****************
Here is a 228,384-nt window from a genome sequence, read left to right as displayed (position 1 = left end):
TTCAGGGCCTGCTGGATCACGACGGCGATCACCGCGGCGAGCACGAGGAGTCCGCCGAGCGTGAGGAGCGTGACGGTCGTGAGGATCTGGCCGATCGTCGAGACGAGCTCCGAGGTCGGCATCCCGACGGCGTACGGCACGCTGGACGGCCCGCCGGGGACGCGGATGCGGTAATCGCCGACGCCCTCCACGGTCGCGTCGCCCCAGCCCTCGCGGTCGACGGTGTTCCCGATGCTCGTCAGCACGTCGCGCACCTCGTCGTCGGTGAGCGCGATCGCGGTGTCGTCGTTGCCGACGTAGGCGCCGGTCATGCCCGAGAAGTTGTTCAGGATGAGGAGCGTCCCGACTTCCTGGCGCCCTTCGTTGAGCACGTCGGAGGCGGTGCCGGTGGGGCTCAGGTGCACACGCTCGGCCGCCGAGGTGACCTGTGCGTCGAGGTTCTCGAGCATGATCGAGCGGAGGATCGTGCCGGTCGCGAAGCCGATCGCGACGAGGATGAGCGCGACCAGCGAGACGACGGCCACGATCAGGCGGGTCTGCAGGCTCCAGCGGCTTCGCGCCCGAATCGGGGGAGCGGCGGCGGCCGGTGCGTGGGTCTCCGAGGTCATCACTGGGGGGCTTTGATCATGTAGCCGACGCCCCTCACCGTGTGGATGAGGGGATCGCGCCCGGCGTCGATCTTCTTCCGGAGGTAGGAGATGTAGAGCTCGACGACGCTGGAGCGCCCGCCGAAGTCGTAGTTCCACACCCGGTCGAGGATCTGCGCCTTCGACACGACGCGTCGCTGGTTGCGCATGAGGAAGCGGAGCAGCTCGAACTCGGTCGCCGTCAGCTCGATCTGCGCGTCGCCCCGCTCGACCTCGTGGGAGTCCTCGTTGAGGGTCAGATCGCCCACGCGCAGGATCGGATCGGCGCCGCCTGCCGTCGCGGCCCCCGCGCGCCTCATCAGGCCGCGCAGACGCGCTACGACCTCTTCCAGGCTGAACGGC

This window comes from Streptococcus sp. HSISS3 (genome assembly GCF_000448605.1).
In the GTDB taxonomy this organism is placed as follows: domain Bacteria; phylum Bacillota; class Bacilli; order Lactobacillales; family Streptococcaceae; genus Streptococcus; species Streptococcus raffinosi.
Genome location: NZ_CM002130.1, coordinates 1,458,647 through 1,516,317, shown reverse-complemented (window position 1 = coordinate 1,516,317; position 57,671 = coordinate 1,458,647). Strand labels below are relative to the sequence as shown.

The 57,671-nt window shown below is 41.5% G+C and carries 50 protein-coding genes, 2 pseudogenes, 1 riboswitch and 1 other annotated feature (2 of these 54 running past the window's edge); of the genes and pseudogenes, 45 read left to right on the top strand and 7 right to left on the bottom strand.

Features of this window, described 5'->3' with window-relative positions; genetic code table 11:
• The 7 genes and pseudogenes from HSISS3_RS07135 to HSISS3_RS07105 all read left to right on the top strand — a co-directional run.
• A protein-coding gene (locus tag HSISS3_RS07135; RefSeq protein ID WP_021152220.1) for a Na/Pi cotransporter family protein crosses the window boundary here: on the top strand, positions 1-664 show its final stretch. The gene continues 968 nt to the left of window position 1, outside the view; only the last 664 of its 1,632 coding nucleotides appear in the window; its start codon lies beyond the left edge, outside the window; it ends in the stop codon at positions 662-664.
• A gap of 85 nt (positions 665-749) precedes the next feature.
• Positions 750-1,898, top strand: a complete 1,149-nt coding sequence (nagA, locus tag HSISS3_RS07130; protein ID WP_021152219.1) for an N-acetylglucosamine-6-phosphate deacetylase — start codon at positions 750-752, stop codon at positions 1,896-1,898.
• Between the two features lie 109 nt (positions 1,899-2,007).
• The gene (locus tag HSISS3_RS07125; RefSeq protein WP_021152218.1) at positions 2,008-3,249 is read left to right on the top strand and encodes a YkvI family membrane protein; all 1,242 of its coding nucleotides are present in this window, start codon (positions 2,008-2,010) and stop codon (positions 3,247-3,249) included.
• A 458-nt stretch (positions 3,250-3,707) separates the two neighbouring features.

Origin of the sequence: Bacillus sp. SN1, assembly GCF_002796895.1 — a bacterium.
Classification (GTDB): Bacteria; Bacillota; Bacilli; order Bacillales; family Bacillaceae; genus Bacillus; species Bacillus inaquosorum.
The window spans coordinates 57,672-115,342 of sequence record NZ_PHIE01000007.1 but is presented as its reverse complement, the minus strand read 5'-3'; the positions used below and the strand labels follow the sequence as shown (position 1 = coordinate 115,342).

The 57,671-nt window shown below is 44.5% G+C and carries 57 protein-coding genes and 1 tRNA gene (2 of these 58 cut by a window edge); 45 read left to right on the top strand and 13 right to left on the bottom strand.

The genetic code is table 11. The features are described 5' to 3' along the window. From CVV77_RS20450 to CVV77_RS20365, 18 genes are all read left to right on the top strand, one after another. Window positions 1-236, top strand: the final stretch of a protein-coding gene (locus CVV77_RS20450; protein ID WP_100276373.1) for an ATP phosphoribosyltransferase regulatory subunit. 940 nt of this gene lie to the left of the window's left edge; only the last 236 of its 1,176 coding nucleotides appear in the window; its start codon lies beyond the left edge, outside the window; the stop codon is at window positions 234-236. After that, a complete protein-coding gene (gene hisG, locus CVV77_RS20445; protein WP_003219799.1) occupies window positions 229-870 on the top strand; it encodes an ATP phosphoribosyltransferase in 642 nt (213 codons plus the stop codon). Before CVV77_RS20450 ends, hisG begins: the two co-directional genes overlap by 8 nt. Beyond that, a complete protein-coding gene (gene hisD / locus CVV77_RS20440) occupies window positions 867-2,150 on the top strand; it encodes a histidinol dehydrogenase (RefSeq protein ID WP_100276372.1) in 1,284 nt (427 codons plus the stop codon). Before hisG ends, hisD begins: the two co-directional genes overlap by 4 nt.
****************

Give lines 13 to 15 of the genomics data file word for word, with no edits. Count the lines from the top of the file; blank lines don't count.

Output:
• The gene (locus tag HSISS3_RS07125; RefSeq protein WP_021152218.1) at positions 2,008-3,249 is read left to right on the top strand and encodes a YkvI family membrane protein; all 1,242 of its coding nucleotides are present in this window, start codon (positions 2,008-2,010) and stop codon (positions 3,247-3,249) included.
• A 458-nt stretch (positions 3,250-3,707) separates the two neighbouring features.

Origin of the sequence: Bacillus sp. SN1, assembly GCF_002796895.1 — a bacterium.